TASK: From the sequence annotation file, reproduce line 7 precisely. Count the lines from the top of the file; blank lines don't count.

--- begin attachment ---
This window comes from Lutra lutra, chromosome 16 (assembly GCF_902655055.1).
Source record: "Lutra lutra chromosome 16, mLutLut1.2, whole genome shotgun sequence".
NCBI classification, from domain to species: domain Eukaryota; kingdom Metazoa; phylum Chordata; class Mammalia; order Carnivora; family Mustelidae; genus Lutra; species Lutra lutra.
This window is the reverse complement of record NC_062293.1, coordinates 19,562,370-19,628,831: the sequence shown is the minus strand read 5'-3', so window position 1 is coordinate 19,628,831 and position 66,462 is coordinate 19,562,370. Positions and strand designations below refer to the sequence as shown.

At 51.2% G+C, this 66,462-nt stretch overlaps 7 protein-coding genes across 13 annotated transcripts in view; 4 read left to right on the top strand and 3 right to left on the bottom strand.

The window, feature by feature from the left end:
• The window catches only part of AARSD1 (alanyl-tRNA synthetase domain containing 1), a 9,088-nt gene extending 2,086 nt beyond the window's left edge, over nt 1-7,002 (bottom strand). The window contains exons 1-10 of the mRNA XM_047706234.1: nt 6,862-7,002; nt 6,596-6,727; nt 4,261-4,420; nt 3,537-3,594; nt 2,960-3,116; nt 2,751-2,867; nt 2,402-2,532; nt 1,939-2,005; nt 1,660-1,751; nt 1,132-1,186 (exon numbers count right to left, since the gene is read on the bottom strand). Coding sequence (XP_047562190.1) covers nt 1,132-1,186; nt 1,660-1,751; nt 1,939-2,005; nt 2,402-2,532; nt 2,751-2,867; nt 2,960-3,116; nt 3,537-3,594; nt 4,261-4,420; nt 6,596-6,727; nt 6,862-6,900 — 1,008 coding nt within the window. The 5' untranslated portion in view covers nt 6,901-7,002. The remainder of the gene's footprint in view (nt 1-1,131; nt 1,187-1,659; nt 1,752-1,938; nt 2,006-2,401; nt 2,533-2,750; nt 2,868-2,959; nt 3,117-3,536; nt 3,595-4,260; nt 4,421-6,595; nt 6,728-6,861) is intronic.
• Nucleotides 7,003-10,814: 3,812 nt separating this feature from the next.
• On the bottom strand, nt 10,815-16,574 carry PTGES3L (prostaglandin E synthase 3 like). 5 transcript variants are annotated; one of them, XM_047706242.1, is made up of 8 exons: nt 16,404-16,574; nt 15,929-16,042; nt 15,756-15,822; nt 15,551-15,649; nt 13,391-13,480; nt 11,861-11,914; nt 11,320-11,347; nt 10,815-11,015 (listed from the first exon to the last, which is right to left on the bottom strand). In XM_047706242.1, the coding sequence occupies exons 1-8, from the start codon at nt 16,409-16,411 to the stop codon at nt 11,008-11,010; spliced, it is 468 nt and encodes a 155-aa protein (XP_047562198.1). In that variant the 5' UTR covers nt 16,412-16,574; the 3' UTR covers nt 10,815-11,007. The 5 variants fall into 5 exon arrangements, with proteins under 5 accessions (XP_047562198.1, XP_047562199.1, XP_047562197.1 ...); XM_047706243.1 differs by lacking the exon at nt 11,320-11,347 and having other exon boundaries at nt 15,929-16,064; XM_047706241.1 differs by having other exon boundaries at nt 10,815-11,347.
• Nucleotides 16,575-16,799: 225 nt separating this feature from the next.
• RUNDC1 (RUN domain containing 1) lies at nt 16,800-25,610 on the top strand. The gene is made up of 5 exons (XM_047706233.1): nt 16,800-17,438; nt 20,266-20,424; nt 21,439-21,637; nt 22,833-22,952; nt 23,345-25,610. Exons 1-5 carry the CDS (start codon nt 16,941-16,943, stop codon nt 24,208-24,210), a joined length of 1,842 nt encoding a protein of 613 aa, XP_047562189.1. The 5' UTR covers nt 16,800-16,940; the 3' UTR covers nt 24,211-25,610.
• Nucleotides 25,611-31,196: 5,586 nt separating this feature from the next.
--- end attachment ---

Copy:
• The window catches only part of AARSD1 (alanyl-tRNA synthetase domain containing 1), a 9,088-nt gene extending 2,086 nt beyond the window's left edge, over nt 1-7,002 (bottom strand). The window contains exons 1-10 of the mRNA XM_047706234.1: nt 6,862-7,002; nt 6,596-6,727; nt 4,261-4,420; nt 3,537-3,594; nt 2,960-3,116; nt 2,751-2,867; nt 2,402-2,532; nt 1,939-2,005; nt 1,660-1,751; nt 1,132-1,186 (exon numbers count right to left, since the gene is read on the bottom strand). Coding sequence (XP_047562190.1) covers nt 1,132-1,186; nt 1,660-1,751; nt 1,939-2,005; nt 2,402-2,532; nt 2,751-2,867; nt 2,960-3,116; nt 3,537-3,594; nt 4,261-4,420; nt 6,596-6,727; nt 6,862-6,900 — 1,008 coding nt within the window. The 5' untranslated portion in view covers nt 6,901-7,002. The remainder of the gene's footprint in view (nt 1-1,131; nt 1,187-1,659; nt 1,752-1,938; nt 2,006-2,401; nt 2,533-2,750; nt 2,868-2,959; nt 3,117-3,536; nt 3,595-4,260; nt 4,421-6,595; nt 6,728-6,861) is intronic.